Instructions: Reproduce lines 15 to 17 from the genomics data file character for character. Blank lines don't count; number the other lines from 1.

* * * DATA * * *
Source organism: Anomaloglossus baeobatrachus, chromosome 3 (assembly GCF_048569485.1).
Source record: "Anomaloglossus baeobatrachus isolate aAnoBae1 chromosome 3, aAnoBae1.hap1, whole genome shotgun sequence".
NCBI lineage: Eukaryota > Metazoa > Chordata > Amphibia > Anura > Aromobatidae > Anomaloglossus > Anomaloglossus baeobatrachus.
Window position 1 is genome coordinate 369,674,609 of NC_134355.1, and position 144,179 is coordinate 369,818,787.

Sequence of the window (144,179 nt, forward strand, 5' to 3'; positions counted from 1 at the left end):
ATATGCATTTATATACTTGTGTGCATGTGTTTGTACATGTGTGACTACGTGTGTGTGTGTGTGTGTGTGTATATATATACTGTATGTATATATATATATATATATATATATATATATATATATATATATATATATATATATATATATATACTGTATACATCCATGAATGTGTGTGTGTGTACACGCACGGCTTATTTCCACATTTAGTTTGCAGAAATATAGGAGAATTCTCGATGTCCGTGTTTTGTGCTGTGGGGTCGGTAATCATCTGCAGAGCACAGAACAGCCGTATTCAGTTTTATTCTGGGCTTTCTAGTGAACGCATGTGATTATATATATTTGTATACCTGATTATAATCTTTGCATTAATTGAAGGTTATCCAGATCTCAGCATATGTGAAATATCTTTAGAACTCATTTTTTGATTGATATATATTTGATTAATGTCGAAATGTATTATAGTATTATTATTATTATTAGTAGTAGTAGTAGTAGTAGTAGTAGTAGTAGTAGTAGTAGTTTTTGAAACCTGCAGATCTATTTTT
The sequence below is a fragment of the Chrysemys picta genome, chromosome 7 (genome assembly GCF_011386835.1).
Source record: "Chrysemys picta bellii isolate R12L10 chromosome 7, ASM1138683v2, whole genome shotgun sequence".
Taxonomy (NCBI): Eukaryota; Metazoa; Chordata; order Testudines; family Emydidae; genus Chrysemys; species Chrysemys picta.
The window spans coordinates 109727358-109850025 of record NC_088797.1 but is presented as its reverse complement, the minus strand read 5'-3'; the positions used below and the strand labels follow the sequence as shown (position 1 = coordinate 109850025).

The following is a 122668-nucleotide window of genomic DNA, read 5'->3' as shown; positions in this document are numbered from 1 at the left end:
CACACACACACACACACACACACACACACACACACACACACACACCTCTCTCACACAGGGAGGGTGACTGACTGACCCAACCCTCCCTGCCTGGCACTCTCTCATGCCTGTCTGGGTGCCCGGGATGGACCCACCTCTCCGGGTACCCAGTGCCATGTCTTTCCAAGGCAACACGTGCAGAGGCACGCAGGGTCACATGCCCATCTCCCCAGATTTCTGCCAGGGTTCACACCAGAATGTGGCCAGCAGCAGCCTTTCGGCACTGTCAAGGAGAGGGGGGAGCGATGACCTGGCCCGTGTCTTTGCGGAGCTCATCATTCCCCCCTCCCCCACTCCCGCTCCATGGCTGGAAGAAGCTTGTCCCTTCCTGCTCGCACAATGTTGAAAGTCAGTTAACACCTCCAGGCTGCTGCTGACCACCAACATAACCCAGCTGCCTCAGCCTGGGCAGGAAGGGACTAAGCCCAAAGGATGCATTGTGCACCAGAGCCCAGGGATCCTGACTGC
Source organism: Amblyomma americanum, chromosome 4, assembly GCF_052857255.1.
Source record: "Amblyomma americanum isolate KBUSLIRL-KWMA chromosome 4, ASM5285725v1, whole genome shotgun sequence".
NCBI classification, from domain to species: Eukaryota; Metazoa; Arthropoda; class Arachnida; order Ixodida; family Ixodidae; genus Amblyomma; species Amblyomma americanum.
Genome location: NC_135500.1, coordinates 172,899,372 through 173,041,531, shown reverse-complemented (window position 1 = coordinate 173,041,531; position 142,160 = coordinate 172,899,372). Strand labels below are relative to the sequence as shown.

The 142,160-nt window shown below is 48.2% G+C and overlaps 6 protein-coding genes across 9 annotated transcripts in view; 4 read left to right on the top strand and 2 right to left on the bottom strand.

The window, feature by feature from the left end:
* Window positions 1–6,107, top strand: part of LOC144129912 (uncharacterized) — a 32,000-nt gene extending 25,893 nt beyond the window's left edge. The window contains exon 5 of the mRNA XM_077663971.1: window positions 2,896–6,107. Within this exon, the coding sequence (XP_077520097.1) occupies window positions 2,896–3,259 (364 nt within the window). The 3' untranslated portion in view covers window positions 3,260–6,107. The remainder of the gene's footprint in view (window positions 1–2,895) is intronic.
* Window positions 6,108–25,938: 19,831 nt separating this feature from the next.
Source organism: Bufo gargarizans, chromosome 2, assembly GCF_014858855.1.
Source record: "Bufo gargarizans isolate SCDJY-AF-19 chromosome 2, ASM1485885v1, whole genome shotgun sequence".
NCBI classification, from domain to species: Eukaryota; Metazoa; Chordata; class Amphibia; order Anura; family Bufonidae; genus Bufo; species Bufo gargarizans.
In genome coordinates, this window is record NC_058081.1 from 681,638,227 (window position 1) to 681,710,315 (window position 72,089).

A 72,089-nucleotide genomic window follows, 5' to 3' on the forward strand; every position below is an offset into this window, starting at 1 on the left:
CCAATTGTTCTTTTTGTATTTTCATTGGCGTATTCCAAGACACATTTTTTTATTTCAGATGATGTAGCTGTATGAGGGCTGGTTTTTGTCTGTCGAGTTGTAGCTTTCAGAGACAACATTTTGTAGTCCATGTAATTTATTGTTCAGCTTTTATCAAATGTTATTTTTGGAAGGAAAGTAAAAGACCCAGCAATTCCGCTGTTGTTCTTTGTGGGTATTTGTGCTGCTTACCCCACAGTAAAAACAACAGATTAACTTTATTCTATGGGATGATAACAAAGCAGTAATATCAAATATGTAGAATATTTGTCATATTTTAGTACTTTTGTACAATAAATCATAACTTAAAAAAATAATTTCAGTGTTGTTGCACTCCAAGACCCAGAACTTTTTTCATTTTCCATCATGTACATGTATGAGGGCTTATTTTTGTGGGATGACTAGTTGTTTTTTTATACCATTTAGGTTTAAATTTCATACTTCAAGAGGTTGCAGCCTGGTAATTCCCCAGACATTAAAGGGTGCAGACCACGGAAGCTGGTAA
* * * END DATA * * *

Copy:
NCBI classification, from domain to species: Eukaryota; Metazoa; Arthropoda; class Arachnida; order Ixodida; family Ixodidae; genus Amblyomma; species Amblyomma americanum.
Genome location: NC_135500.1, coordinates 172,899,372 through 173,041,531, shown reverse-complemented (window position 1 = coordinate 173,041,531; position 142,160 = coordinate 172,899,372). Strand labels below are relative to the sequence as shown.

The 142,160-nt window shown below is 48.2% G+C and overlaps 6 protein-coding genes across 9 annotated transcripts in view; 4 read left to right on the top strand and 2 right to left on the bottom strand.